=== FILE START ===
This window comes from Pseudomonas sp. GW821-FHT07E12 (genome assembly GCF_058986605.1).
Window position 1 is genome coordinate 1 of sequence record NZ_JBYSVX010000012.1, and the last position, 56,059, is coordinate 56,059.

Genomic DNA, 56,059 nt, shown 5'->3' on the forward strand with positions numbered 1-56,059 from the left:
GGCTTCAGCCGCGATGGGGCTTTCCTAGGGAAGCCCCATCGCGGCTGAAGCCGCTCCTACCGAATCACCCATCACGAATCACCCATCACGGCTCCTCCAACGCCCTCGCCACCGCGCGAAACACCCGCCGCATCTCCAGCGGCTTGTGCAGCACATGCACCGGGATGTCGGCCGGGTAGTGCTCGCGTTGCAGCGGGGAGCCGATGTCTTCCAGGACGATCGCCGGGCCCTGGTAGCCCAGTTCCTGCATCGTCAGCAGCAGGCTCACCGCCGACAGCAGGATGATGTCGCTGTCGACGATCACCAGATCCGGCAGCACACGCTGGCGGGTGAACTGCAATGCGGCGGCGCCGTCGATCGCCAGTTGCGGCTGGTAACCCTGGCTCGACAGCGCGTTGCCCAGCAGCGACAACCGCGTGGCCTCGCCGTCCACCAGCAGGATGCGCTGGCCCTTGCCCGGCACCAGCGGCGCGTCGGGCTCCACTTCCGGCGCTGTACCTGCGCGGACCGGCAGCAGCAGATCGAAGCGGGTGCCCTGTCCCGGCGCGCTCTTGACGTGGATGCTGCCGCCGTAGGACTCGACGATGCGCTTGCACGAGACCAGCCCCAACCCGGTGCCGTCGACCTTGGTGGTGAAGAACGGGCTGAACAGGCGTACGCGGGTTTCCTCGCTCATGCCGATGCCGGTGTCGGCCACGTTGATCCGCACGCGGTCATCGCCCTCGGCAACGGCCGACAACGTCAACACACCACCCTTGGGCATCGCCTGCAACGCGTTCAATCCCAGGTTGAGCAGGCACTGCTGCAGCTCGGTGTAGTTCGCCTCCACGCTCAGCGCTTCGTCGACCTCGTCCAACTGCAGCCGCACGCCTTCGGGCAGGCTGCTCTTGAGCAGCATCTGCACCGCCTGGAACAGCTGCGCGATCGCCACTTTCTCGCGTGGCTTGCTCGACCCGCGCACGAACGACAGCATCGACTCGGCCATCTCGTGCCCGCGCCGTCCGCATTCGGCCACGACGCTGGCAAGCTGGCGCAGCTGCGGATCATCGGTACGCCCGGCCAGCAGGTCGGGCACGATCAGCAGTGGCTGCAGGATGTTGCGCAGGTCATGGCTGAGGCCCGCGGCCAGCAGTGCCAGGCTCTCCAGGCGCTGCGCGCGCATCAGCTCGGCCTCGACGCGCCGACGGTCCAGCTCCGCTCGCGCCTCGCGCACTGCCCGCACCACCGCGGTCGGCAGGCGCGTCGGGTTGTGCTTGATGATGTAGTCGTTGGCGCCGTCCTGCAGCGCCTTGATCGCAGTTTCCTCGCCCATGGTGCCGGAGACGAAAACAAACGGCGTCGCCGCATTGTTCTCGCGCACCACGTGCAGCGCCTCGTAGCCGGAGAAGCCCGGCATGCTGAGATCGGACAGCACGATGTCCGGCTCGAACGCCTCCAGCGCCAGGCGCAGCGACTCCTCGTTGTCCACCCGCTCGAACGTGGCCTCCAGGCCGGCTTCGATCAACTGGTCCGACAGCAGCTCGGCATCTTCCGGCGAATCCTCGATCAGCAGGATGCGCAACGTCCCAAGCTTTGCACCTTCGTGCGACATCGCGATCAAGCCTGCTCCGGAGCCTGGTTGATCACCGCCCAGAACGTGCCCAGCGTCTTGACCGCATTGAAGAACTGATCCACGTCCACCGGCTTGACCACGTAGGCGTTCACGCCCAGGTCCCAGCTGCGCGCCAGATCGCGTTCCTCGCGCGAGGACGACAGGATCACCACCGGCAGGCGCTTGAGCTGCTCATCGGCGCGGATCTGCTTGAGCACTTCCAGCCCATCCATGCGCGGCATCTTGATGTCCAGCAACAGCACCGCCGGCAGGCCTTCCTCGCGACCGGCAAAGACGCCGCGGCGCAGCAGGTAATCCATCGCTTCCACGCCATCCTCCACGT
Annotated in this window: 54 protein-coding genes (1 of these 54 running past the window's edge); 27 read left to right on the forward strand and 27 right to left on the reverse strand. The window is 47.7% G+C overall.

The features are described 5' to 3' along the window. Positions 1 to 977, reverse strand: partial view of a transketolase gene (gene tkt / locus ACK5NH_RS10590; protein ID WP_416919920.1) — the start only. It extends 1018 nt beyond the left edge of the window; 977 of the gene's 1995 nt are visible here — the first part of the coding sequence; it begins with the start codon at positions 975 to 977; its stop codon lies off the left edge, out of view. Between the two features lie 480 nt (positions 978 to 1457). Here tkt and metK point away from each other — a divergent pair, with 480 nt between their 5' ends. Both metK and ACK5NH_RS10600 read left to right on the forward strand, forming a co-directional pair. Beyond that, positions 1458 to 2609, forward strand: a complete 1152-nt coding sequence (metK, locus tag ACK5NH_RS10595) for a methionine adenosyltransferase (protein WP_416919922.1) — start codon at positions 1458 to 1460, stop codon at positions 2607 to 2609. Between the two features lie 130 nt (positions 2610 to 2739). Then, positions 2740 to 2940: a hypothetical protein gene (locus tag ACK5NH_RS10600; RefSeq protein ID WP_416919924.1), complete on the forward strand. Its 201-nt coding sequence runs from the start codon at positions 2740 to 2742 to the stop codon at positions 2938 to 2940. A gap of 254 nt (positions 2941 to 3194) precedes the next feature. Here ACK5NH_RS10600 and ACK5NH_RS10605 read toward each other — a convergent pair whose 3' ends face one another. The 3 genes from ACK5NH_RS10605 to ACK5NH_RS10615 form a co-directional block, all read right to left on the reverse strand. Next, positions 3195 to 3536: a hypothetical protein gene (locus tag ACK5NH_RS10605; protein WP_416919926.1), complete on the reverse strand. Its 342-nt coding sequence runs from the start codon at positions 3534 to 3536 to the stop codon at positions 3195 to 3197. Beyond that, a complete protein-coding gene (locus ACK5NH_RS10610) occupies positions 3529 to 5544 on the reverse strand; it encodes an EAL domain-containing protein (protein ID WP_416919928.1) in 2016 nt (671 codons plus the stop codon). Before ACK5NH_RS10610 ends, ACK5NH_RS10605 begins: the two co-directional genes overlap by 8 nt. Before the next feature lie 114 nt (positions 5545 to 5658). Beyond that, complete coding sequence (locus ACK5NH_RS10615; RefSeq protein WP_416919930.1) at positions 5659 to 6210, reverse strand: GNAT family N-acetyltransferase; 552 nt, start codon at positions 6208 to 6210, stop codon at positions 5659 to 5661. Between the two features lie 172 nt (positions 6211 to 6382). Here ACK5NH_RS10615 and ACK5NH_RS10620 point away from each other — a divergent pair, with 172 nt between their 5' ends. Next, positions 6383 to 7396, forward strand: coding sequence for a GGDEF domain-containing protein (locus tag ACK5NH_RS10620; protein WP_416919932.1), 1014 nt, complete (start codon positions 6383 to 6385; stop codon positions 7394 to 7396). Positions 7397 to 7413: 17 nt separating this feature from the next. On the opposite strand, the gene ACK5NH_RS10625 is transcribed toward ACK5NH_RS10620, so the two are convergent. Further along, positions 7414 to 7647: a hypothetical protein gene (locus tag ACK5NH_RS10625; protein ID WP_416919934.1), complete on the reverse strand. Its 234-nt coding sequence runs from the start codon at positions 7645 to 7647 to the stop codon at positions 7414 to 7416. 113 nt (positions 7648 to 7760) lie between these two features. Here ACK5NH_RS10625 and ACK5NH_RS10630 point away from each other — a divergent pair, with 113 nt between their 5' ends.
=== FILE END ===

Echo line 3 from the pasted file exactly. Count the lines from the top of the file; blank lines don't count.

Genomic DNA, 56,059 nt, shown 5'->3' on the forward strand with positions numbered 1-56,059 from the left: